With damaged airways, Kai Levenson-Cupp, 19, lives in fear that COVID-19 could worsen the asthma that already leaves him gasping for breath.
Brooke Vittimberga, 25, has a weakened immune system from complications of a bone marrow transplant, so is also very vulnerable to the virus.
But neither of these serious health problems is likely to get them to the front of the COVID-19 vaccine line, despite the state’s newly expanded eligibility criteria that will pave the way for millions more Californians to get vaccinated starting March 15. For vaccine access, they have the wrong diagnoses.
“I’m terrified,” said Levenson-Cupp of Alameda, whose lungs and trachea were badly burned in a childhood accident and now uses an inhaler to help breathe during exercise, allergies and even the most routine viral ailments.
With vaccine doses still scarce, California on Friday unveiled a list of high-risk conditions and disabilities that qualify for the next phase of vaccination: Cancer, pregnancy, stage 4 kidney disease, oxygen-dependent lung disease, Down syndrome, sickle cell disease, heart failure, severe diabetes, Type 2 diabetes and a weakened immune system from a solid organ transplant.
The list of 10 conditions is narrow, designed to prevent a surge of demand from anyone with a minor ailment. Health care providers must verify a person’s health status. This next phase will add another 4 to 6 million people to the current list of 13 million vaccine-eligible Californians.
But an array of other serious medical conditions – such as cystic fibrosis, dementia, hypertension, Type 1 diabetes and some rare genetic diseases – are not included, even though there is early evidence that they’re linked with worse outcomes in COVID-19 patients.
The dilemma is leaving millions of Californians with rare conditions at risk, critics say, as the state tries to balance the needs of those most vulnerable to the pandemic. Already, Californians who are 65 or older, front-line health care workers and first responders and some teachers and farmworkers qualify for the vaccine. But Friday’s announcement of the next phase was sure to leave many at-risk residents waiting their turn.
Vittimberga is one of them. The Stanford graduate who dreams of going to medical school is a survivor of acute myeloid leukemia who developed graft vs. host disease, a rare condition when a transplanted immune system attacks the body after a bone marrow transplant.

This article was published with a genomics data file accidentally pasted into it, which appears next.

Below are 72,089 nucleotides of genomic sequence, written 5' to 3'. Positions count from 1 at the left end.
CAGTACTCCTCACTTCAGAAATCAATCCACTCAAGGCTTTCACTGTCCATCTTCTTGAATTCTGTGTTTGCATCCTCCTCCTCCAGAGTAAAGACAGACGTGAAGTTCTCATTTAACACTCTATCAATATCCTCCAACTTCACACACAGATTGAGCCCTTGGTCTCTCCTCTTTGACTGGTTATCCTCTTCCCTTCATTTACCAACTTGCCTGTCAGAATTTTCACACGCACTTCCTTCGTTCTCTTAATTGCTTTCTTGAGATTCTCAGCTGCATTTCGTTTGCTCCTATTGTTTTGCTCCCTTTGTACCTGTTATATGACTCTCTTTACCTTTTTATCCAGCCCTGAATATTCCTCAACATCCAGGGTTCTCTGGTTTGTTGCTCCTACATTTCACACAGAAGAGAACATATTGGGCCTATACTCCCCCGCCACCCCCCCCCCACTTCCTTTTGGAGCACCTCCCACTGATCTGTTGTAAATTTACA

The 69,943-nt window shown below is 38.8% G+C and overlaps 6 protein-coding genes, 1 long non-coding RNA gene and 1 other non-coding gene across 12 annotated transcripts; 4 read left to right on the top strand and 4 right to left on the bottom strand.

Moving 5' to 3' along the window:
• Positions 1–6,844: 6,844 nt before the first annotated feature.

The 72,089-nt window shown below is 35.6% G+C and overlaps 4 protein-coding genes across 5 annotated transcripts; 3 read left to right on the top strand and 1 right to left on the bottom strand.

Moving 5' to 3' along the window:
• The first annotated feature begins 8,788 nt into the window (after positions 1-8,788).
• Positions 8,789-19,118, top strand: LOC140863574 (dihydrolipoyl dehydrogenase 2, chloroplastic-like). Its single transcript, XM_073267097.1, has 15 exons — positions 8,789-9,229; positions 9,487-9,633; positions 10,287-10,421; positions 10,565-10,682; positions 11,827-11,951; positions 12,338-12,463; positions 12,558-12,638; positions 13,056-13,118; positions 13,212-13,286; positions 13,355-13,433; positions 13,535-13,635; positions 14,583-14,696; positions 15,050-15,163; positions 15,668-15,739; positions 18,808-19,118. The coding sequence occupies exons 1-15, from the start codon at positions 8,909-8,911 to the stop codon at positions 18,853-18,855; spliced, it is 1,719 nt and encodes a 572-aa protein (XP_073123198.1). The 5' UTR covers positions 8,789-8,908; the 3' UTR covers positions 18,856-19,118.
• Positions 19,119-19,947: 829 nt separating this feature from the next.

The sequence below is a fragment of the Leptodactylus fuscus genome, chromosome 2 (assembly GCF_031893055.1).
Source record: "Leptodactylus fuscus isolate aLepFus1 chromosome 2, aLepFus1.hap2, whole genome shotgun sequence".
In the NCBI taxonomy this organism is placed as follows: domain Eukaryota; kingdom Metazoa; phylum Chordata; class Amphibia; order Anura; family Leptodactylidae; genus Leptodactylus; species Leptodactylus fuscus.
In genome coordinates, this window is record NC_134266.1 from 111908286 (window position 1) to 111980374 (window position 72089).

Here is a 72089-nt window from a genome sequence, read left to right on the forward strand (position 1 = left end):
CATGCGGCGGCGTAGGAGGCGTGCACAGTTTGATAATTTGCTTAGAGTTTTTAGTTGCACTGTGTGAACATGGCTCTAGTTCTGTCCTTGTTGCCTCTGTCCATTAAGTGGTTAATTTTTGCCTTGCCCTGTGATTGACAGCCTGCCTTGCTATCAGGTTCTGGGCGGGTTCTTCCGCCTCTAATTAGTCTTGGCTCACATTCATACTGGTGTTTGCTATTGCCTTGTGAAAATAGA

If she contracts COVID-19, her odds are grim: 32% mortality, according to one recent study. But the state will prioritize for vaccination those whose immune systems are weakened by solid organ transplants, not — at least not yet — bone marrow transplants.
“My concern is that I’ll be excluded, even though I’m at very high risk,” said Vittimberga, who wears two masks and glasses to prevent COVID-19 during her frequent hospital visits.
The list of eligible conditions is subject to change as additional scientific and state-specific evidence is analyzed by the California Department of Public Health, according to the state.
The state drew its recommendations from a U.S. Centers for Disease Control and Prevention document created in December as a resource for people who might need to take extra precautions to avoid contracting the virus.
The CDC list is also being used as a distribution tool for other states, including Connecticut, Massachusetts, New Hampshire, Maine, New Jersey, North Dakota, Texas, Washington and New York.
States are free to create their own vaccine priority lists, which are stirring different controversies.
In New Jersey, smokers are on the list. Washington, D.C., is offering the vaccine to anyone with a body mass index over 25, a measure of obesity; in California, the cutoff is 40. Unlike California, Tennessee will offer the vaccine to people with both Type 1 and Type 2 diabetes.
One problem is that the CDC list is based on research of large numbers of COVID-19 patients or sets of smaller studies. So to make the list, a condition has to be common enough that many people have it — and have been sickened by the virus.
This means that people with rarer conditions – such as spinal muscular atrophy, lupus, multiple sclerosis, Crohn’s disease or ankylosing spondylitis — are not included.
The CDC guidelines were never meant to inform vaccine distribution, and “may not include every condition that might increase one’s risk for developing severe illness from COVID-19,” the agency said.
The lack of data does not mean a lack of risk, said Britt Dorton, 24, whose diagnoses of Ehlers-Danlos, a connective tissue disorder, and other conditions can rush her to the hospital with a dislocated joint or sudden change in heart rate.
In some cases, fear of COVID-19 has shrunk patients’ network of friends and family who help support them, she said. Those who live on disability checks, in crowded housing, have the opposite problem — they can’t isolate.
Even if someone’s condition doesn’t increase their risk of COVID-19, the chronically ill rely on regular care at hospitals or doctor’s offices that put them at an increased risk of the virus, or on caregivers who may have been exposed, said patients. Some people are skipping care to reduce their risk.
“I’m constantly in hospitals where there are COVID patients. Last week, I had to go to three hospitals,” said Vittimberga.
“I’ve been very sick, in the ICU before. I don’t want to go back,” she said. “It would be such a relief to be vaccinated.”